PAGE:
Tuesday, January 27, 2009

Who knew?

It seems that Bob Rae has been right all these years:

"The NDP took power in the midst of one of the worst recessions since the Great Depression. Though they campaigned predominantly on the promise of a public auto insurance system, they backtracked on this policy, causing a split between Premier Rae and his more left-wing ministers. Initially, they increased spending in the public sector to stimulate employment and productivity. However, due to the unforeseen severity of the recession, it angered the business community while not doing enough to provide for public relief."[emphasis mine]


After all, it looks like ole Deficit Jim Flaherty agrees:

"Canada will have to weather large deficits to “do what it takes to keep our economy moving,” including cutting taxes while boosting infrastructure and worker training, Finance Minister Jim Flaherty said in tabling the federal budget Tuesday.

Flaherty promises billions of dollars in new spending — ranging from money for infrastructure projects to aid for worker training, and cash for enhanced employment insurance (EI) benefits — to help the country ride out the global economic downturn."[emphasis mine]


It was only a few months ago the Conservatives were telling we didn't need this, that everything was fine and that Bob Rae was unelectable because of the baggage from his days as NDP Premier of Ontario.

Funny eh?

Personally, I think the last thing we need is a "stimulus" package of any kind, certainly not one that willy-nilly cuts revenue (in the form of broad tax cuts) combined with huge, undirected increases in spending.

I would rather the government do nothing, except keep the books balanced. We could do that either the traditional Liberal way - no tax cuts, but cuts to spending - or the old Bill Davis, Red Tory fiscal conservative way - cut taxes, but also cut spending to keep pace.

I could live with either of those. It would hurt worse now, but in less than 5 years, we would be back probably better.

Instead we have a record deficit that will wreck our economy in the long run, that even this honesty challenged government thinks will run at least 5 years or longer. Our children and grand children will still be paying for this long after we are dead.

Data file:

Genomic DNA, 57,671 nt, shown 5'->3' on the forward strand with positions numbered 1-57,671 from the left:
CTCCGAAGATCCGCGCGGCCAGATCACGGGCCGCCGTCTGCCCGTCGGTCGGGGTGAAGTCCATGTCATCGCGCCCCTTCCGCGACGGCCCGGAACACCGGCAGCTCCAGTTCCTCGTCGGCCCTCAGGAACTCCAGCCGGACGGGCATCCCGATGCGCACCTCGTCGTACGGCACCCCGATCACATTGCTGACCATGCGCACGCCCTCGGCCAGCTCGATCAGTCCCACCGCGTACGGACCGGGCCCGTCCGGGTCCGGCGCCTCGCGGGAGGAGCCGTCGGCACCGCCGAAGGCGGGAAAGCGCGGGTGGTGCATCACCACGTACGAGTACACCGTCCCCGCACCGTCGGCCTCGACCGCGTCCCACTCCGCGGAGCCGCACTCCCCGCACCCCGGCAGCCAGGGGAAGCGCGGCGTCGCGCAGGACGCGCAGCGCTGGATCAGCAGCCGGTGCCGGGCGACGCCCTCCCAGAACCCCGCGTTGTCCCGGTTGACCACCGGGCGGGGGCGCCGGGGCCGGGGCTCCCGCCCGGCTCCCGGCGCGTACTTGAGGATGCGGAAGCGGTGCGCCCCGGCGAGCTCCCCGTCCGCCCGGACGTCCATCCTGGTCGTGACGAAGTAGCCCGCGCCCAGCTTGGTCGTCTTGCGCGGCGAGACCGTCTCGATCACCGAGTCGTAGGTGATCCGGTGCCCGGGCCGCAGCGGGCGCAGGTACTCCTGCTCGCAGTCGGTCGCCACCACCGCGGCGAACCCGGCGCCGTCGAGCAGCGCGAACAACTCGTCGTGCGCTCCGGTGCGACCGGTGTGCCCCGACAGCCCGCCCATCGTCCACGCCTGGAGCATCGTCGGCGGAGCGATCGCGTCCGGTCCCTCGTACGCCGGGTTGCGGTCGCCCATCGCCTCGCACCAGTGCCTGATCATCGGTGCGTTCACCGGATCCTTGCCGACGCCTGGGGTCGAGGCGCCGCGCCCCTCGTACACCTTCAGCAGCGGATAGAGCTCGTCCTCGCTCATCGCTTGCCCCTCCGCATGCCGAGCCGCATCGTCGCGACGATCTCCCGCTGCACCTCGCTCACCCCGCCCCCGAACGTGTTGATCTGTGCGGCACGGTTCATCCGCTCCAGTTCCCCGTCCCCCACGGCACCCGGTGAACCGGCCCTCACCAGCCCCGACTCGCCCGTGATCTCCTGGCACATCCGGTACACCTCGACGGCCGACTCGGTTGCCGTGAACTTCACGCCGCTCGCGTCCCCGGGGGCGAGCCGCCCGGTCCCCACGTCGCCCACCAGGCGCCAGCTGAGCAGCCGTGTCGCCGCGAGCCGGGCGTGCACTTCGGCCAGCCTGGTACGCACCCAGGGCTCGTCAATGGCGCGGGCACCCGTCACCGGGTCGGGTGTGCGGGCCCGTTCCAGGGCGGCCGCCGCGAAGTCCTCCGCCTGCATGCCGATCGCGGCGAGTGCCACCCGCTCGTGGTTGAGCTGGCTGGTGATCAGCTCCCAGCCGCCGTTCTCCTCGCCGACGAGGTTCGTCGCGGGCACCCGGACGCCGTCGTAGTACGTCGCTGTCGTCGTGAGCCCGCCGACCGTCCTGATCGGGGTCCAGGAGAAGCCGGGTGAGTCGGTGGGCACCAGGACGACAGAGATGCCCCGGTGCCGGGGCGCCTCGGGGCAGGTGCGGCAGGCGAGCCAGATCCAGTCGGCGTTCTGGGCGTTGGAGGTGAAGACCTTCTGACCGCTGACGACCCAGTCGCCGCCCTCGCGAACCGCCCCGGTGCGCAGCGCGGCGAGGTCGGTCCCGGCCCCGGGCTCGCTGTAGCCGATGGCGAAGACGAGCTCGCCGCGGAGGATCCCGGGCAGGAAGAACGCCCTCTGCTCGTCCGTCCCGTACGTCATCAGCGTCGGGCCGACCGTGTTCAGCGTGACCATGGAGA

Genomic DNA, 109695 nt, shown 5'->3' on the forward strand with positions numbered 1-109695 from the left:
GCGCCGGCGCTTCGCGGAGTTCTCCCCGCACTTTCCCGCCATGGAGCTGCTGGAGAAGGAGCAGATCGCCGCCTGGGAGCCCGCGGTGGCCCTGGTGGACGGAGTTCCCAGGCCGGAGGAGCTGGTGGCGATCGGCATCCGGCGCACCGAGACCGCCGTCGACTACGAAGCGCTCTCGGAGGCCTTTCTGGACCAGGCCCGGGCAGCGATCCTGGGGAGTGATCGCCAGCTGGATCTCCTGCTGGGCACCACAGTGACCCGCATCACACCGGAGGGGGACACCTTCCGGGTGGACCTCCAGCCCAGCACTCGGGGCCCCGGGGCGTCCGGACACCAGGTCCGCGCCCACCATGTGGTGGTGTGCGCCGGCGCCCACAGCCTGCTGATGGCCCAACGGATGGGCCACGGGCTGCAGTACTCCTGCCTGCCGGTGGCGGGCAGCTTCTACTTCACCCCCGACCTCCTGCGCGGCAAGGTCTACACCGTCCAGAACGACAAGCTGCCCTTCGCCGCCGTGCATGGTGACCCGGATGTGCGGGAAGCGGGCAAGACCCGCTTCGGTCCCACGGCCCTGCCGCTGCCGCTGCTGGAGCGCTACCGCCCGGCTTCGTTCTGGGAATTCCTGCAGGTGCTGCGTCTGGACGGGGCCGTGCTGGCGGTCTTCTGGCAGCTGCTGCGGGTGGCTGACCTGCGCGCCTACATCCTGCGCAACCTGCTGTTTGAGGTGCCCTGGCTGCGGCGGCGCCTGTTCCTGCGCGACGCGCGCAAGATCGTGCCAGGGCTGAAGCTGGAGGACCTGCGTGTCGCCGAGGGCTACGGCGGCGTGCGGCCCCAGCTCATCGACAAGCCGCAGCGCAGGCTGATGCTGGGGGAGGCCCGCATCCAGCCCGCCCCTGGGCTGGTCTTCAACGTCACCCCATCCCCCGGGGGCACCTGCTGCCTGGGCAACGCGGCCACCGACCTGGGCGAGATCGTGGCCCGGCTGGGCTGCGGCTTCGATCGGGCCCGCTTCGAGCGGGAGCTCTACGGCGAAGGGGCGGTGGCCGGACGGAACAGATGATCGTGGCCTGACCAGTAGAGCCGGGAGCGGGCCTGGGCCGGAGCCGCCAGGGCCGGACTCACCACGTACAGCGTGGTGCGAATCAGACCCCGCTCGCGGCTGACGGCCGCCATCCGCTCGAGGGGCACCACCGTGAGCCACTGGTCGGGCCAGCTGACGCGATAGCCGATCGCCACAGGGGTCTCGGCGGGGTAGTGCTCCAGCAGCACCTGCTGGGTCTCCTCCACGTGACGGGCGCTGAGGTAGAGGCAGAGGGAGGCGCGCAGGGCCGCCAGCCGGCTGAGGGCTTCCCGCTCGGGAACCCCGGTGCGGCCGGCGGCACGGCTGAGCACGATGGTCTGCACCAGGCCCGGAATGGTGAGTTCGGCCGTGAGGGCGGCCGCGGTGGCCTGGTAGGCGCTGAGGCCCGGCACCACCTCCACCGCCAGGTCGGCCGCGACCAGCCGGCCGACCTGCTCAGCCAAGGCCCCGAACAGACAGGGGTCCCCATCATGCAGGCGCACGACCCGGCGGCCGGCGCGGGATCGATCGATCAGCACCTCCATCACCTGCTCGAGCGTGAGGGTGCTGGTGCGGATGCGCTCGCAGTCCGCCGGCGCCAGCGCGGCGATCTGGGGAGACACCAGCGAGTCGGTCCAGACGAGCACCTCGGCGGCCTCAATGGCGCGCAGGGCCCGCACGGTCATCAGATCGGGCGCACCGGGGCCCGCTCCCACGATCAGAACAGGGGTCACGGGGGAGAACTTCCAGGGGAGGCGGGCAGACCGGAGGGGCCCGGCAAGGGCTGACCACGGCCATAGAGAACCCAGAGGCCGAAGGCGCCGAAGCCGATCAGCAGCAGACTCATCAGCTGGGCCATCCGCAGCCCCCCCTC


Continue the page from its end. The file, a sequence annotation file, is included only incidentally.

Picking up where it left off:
Andrew Coyne is, I hope, right - the only good side to this whole mess is it may mean the end of Conservatism in Canada.

Only about 3 years too late.


Update:

In case anyone wonders what I think of government spending to "stimulate" the economy, I think it is a terrible idea. I'll let Henry Hazlitt explain. And Peter Schiff.

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3 Comments:

At 11:46 PM, Blogger Josh said...

I'd say we should let the automatic destabilizers do their work, take measures to reduce consumer and business debt, and invest in infrastructure re: public transit, rail, road/bridge maintenance, sewers, etc. It's the cheaper time to do it, and it's necessary, so it's more than warranted.

Of course, most of this is what we should be doing regardless of the macroeconomic climate; I don't think Keynes ever called for the subsidization of home renovations. Maybe my dad can finish his basement now, though.

 
At 7:28 AM, Blogger Mike said...

Well even though I don't agree with Keynes, Josh, at least your way is still prudent spending. Not so with the Conservatives - they've thrown open the gates and invited very pig they know to feed at the trough and are running record deficits in order to cling to power.

Seems every bit of ridiculous pandering, spending and outright looting of the public purse through corporate welfare is being labeled "stimulus" and is being excused as "good Keynesian economics".

 
At 4:27 PM, Blogger Josh said...

Well, my main concerns as a student are that whole "massive student debt" thing and the not-unrelated prospect of deflation. This budget - now likely to be passed thanks to the spineless Liberals - earns a big fat "F" insofar as student issues go. If only I needed new bath tiles!

(And I realise now that I wrote automatic destabilizers above. Read into that what you will. :))

 

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